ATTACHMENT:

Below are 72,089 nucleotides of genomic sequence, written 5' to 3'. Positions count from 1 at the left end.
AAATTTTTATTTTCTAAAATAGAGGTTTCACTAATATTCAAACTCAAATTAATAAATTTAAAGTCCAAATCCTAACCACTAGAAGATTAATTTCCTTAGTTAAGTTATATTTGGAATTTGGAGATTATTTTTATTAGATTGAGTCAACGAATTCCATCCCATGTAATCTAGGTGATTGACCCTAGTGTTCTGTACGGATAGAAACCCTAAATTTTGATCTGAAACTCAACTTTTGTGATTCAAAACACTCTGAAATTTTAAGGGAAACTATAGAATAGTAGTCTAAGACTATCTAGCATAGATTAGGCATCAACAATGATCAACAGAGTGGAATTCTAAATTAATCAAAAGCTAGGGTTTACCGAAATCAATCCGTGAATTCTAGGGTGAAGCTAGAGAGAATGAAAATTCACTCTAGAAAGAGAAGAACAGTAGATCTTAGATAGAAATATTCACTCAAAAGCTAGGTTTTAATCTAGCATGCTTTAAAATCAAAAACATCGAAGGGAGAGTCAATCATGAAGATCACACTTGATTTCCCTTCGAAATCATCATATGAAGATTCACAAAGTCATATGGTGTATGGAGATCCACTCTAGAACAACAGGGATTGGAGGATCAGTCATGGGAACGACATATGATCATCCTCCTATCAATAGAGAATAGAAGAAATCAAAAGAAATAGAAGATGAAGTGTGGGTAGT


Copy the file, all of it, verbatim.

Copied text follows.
Below are 72,089 nucleotides of genomic sequence, written 5' to 3'. Positions count from 1 at the left end.
AAATTTTTATTTTCTAAAATAGAGGTTTCACTAATATTCAAACTCAAATTAATAAATTTAAAGTCCAAATCCTAACCACTAGAAGATTAATTTCCTTAGTTAAGTTATATTTGGAATTTGGAGATTATTTTTATTAGATTGAGTCAACGAATTCCATCCCATGTAATCTAGGTGATTGACCCTAGTGTTCTGTACGGATAGAAACCCTAAATTTTGATCTGAAACTCAACTTTTGTGATTCAAAACACTCTGAAATTTTAAGGGAAACTATAGAATAGTAGTCTAAGACTATCTAGCATAGATTAGGCATCAACAATGATCAACAGAGTGGAATTCTAAATTAATCAAAAGCTAGGGTTTACCGAAATCAATCCGTGAATTCTAGGGTGAAGCTAGAGAGAATGAAAATTCACTCTAGAAAGAGAAGAACAGTAGATCTTAGATAGAAATATTCACTCAAAAGCTAGGTTTTAATCTAGCATGCTTTAAAATCAAAAACATCGAAGGGAGAGTCAATCATGAAGATCACACTTGATTTCCCTTCGAAATCATCATATGAAGATTCACAAAGTCATATGGTGTATGGAGATCCACTCTAGAACAACAGGGATTGGAGGATCAGTCATGGGAACGACATATGATCATCCTCCTATCAATAGAGAATAGAAGAAATCAAAAGAAATAGAAGATGAAGTGTGGGTAGT